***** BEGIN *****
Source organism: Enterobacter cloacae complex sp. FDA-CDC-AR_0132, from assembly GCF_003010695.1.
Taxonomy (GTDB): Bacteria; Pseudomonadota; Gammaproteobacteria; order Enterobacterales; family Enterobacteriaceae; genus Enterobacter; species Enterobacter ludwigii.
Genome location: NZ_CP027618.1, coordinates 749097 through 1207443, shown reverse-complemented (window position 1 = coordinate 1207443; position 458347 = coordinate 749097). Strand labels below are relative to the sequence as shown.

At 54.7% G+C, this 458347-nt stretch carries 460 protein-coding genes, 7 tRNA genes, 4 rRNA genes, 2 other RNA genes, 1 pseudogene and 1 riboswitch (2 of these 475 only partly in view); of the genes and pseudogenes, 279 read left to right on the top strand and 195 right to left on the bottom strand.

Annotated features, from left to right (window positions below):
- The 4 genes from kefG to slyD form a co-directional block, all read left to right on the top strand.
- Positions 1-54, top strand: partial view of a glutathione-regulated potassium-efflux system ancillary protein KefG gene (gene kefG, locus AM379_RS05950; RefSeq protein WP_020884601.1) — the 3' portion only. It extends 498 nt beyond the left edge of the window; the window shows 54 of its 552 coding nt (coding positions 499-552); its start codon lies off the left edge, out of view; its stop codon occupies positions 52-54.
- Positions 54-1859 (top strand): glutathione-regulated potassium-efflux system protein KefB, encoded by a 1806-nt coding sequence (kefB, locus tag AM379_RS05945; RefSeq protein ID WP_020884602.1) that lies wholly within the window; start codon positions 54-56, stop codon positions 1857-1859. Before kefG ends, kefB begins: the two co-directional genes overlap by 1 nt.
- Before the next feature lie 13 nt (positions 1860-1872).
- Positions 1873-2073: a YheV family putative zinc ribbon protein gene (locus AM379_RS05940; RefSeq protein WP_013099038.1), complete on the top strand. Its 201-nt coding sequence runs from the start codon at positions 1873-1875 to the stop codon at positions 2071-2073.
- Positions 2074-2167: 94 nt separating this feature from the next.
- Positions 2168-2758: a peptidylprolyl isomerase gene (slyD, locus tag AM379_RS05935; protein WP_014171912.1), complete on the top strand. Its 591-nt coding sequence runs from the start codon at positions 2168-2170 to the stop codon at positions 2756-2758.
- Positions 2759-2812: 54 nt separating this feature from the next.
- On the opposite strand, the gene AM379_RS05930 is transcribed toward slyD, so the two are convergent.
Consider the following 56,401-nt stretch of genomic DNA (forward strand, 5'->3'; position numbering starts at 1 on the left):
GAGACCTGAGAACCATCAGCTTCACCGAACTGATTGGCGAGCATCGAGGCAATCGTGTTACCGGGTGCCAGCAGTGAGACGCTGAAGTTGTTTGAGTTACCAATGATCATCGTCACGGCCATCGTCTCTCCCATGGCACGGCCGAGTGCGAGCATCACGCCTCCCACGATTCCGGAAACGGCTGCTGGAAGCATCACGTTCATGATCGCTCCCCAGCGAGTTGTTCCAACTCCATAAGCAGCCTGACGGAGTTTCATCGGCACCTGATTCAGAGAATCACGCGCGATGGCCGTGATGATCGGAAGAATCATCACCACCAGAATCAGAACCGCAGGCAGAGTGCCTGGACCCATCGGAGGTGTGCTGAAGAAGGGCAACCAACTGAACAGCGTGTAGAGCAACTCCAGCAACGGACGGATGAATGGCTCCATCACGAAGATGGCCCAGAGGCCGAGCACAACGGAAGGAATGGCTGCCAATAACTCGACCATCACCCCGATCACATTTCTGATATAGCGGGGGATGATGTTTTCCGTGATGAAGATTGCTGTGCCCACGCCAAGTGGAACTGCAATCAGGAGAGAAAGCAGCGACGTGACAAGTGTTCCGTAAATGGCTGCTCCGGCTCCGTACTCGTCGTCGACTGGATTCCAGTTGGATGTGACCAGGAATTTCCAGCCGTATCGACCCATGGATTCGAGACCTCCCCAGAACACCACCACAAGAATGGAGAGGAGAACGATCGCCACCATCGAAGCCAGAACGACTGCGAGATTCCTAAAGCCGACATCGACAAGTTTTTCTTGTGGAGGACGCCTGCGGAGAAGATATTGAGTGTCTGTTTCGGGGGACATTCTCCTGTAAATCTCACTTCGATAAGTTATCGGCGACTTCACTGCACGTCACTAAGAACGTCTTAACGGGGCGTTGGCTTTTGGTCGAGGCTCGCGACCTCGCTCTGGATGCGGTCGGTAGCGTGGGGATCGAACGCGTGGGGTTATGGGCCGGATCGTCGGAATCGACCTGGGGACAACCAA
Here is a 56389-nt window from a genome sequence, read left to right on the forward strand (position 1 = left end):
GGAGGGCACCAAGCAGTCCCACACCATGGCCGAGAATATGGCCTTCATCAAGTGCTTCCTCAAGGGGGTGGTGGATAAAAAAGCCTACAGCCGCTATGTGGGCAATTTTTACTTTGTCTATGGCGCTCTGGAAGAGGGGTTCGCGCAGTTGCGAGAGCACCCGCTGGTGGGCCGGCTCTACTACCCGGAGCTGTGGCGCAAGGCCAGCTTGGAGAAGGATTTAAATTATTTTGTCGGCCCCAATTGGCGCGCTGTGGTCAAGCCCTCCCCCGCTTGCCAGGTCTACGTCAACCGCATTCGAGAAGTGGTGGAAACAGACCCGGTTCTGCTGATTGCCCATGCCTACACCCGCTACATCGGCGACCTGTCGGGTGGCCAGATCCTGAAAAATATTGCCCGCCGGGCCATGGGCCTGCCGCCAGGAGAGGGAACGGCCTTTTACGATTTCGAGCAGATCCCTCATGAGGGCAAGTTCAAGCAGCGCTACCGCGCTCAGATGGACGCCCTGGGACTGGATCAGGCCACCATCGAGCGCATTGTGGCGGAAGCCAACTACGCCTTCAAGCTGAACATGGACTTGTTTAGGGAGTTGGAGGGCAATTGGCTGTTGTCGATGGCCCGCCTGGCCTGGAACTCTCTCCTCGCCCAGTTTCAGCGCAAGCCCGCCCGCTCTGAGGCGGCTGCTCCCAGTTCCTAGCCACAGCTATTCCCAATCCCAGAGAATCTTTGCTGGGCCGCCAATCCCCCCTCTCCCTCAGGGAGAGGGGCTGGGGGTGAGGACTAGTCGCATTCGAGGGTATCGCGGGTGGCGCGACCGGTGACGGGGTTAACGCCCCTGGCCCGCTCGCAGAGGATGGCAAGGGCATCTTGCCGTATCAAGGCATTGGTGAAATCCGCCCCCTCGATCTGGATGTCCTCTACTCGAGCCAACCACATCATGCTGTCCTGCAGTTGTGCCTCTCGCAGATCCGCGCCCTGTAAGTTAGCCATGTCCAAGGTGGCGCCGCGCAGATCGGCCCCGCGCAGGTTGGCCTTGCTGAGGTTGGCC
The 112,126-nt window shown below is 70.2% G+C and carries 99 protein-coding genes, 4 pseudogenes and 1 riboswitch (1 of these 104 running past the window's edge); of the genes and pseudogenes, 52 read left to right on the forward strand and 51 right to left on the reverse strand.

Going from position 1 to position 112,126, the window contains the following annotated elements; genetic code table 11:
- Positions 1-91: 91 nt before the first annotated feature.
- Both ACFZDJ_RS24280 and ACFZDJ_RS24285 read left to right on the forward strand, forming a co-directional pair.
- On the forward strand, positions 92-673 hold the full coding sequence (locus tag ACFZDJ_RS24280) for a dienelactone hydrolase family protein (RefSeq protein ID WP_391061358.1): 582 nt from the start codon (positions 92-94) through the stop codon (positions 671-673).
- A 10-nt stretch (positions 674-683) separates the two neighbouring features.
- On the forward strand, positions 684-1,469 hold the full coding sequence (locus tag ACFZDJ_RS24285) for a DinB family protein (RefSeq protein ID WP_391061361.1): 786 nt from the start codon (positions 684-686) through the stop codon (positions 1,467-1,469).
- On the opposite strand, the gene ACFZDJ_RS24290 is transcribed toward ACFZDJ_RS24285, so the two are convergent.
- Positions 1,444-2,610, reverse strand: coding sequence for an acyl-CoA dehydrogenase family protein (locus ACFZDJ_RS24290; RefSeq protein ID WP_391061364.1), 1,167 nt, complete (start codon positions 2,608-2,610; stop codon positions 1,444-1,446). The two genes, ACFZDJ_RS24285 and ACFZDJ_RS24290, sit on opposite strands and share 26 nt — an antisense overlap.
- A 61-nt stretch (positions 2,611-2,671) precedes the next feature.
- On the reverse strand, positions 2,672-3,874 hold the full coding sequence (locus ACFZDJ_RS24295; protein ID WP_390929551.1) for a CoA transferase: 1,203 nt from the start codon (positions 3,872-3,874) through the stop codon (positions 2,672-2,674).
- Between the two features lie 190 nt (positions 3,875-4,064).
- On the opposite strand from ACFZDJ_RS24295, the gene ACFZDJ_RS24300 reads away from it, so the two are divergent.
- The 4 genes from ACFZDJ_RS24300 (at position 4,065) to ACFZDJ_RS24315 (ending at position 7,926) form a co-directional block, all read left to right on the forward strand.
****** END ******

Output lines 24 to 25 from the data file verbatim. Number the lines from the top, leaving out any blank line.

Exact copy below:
- A 10-nt stretch (positions 674-683) separates the two neighbouring features.
- On the forward strand, positions 684-1,469 hold the full coding sequence (locus tag ACFZDJ_RS24285) for a DinB family protein (RefSeq protein ID WP_391061361.1): 786 nt from the start codon (positions 684-686) through the stop codon (positions 1,467-1,469).